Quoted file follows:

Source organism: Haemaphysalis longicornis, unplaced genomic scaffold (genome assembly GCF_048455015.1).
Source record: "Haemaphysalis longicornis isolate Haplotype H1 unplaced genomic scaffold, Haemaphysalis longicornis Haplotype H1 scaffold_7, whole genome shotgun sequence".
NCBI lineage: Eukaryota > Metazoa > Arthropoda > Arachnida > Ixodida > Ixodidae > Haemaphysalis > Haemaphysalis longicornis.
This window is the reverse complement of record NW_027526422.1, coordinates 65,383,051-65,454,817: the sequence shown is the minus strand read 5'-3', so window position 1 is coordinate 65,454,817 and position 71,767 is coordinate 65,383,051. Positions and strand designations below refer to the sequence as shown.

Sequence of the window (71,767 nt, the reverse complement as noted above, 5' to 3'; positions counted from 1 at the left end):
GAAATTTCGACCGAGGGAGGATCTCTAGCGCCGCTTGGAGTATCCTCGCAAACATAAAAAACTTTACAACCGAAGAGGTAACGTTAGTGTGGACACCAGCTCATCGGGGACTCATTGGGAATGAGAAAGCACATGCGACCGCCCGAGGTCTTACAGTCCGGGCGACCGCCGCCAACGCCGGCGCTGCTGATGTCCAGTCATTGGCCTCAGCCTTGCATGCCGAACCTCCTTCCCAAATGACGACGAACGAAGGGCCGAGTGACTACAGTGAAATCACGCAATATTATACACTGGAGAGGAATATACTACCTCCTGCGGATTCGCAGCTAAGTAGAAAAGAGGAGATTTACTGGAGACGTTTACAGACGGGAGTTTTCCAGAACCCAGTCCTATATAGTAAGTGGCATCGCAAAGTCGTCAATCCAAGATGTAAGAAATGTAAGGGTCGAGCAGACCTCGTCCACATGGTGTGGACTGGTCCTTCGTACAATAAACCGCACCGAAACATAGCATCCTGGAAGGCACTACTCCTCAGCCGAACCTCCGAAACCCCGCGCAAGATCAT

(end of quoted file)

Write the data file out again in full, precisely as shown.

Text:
Source organism: Haemaphysalis longicornis, unplaced genomic scaffold (genome assembly GCF_048455015.1).
Source record: "Haemaphysalis longicornis isolate Haplotype H1 unplaced genomic scaffold, Haemaphysalis longicornis Haplotype H1 scaffold_7, whole genome shotgun sequence".
NCBI lineage: Eukaryota > Metazoa > Arthropoda > Arachnida > Ixodida > Ixodidae > Haemaphysalis > Haemaphysalis longicornis.
This window is the reverse complement of record NW_027526422.1, coordinates 65,383,051-65,454,817: the sequence shown is the minus strand read 5'-3', so window position 1 is coordinate 65,454,817 and position 71,767 is coordinate 65,383,051. Positions and strand designations below refer to the sequence as shown.

Sequence of the window (71,767 nt, the reverse complement as noted above, 5' to 3'; positions counted from 1 at the left end):
GAAATTTCGACCGAGGGAGGATCTCTAGCGCCGCTTGGAGTATCCTCGCAAACATAAAAAACTTTACAACCGAAGAGGTAACGTTAGTGTGGACACCAGCTCATCGGGGACTCATTGGGAATGAGAAAGCACATGCGACCGCCCGAGGTCTTACAGTCCGGGCGACCGCCGCCAACGCCGGCGCTGCTGATGTCCAGTCATTGGCCTCAGCCTTGCATGCCGAACCTCCTTCCCAAATGACGACGAACGAAGGGCCGAGTGACTACAGTGAAATCACGCAATATTATACACTGGAGAGGAATATACTACCTCCTGCGGATTCGCAGCTAAGTAGAAAAGAGGAGATTTACTGGAGACGTTTACAGACGGGAGTTTTCCAGAACCCAGTCCTATATAGTAAGTGGCATCGCAAAGTCGTCAATCCAAGATGTAAGAAATGTAAGGGTCGAGCAGACCTCGTCCACATGGTGTGGACTGGTCCTTCGTACAATAAACCGCACCGAAACATAGCATCCTGGAAGGCACTACTCCTCAGCCGAACCTCCGAAACCCCGCGCAAGATCAT